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Colin A. Chapman and Michael A. Huffman, Why do we want to think humans are different?

Abstract

Chapman & Huffman suggest that we might change people’s behavior toward animals by resisting an argument that because humans are intellectually superior to animals, they are also morally superior to animals. C & H try to show that the premise is false: Humans are not intellectually superior. Several commentators have resisted this response. We suggest that there are other ways of attacking the argument: The notion of moral superiority on which the argument relies is dubious, and the obvious ways of reformulating the argument are instances of the “naturalistic fallacy.”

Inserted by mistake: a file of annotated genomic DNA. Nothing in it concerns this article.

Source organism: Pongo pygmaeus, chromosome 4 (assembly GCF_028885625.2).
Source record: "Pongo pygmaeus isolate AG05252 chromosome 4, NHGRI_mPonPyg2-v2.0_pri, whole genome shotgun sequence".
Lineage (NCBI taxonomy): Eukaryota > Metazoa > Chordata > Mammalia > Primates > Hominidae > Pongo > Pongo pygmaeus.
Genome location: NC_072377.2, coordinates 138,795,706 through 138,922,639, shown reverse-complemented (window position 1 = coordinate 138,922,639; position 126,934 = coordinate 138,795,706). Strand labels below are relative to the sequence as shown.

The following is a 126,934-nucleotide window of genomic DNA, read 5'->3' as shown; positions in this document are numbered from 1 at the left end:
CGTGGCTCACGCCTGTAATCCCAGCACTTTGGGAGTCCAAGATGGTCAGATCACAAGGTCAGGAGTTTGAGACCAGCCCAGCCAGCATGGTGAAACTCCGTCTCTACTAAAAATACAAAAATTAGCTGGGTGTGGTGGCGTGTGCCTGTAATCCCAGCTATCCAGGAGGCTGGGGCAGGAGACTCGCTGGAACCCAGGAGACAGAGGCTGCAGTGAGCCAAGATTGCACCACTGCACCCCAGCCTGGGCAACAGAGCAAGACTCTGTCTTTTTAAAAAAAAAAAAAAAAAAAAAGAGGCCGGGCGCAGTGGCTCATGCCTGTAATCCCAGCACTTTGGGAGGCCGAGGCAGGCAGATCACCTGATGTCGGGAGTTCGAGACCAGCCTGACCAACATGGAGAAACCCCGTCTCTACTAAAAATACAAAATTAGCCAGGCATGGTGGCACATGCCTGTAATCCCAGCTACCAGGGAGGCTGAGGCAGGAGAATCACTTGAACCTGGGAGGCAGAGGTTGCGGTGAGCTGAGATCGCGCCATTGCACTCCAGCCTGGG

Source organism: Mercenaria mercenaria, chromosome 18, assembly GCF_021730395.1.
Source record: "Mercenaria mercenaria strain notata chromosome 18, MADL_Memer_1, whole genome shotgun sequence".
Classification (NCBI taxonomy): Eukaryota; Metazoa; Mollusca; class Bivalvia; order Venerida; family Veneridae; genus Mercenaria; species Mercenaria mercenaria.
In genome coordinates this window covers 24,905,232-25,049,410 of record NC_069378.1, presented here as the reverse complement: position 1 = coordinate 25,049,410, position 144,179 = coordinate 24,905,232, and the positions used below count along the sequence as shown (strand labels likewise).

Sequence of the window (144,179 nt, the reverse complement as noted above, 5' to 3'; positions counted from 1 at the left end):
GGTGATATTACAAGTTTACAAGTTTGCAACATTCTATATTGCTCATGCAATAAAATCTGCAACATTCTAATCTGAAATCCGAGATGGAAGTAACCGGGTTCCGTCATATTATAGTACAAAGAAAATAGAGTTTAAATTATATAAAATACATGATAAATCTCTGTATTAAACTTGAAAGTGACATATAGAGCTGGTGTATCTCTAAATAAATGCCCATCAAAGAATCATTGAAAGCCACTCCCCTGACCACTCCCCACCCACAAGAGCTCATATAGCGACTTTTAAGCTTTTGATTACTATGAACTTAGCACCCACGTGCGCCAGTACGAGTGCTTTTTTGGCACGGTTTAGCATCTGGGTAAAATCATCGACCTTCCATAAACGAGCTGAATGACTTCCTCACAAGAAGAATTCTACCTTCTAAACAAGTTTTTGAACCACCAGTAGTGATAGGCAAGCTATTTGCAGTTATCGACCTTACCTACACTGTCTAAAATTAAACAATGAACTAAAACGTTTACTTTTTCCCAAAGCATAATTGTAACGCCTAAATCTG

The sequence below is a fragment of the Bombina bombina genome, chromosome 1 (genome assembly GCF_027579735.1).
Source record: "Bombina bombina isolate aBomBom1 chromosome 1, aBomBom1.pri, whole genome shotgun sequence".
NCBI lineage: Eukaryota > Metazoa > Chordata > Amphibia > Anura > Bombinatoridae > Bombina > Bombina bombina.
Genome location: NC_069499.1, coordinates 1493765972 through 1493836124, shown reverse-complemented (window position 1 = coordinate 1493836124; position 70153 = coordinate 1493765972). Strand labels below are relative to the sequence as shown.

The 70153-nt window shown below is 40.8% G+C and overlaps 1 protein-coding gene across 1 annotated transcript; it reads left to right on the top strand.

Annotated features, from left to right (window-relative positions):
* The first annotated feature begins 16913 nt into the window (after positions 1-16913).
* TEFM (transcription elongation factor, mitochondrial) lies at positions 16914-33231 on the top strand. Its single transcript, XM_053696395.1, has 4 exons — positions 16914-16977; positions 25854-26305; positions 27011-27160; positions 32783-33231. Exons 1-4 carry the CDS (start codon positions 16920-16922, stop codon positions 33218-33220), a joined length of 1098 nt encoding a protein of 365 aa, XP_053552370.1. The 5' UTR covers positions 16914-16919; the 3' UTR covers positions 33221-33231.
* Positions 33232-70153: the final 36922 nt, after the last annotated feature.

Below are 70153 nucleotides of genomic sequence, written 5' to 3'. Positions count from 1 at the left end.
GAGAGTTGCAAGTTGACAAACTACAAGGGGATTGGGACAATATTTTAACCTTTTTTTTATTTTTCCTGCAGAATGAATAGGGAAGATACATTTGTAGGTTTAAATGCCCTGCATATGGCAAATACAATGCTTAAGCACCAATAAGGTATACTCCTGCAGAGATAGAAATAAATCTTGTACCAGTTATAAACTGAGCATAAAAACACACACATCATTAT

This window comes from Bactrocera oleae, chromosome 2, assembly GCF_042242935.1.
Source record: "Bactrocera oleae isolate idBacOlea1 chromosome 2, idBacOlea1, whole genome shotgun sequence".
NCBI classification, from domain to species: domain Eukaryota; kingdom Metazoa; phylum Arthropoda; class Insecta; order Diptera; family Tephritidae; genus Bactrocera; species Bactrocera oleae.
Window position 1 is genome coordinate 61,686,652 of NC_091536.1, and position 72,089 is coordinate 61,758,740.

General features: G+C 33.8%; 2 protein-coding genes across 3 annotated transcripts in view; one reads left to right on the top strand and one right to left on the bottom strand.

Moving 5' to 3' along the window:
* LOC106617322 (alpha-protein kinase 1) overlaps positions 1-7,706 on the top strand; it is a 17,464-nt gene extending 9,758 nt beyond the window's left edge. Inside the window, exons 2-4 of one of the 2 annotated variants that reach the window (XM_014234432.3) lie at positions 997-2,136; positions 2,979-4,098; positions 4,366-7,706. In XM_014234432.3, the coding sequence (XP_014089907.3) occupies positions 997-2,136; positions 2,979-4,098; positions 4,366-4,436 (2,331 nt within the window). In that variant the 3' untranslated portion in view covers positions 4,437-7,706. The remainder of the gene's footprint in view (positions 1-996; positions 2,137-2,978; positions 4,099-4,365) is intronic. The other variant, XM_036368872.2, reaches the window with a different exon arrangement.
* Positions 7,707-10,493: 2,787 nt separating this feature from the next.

Author Biography

Derek Ball, Senior Lecturer in Philosophy, University of St Andrews, does research on philosophy of mind and philosophy of language. Co-editor of The Science of Meaning (OUP 2018), he is currently writing a book about metasemantics. Website

Benjamin Sachs, Senior Lecturer in Philosophy, University of St. Andrews, does research on applied ethics, coercion, political philosophy, and philosophy of law. The author of Explaining Right and Wrong (2018), he is currently writing a book arguing for contractarianism as a political morality. Website

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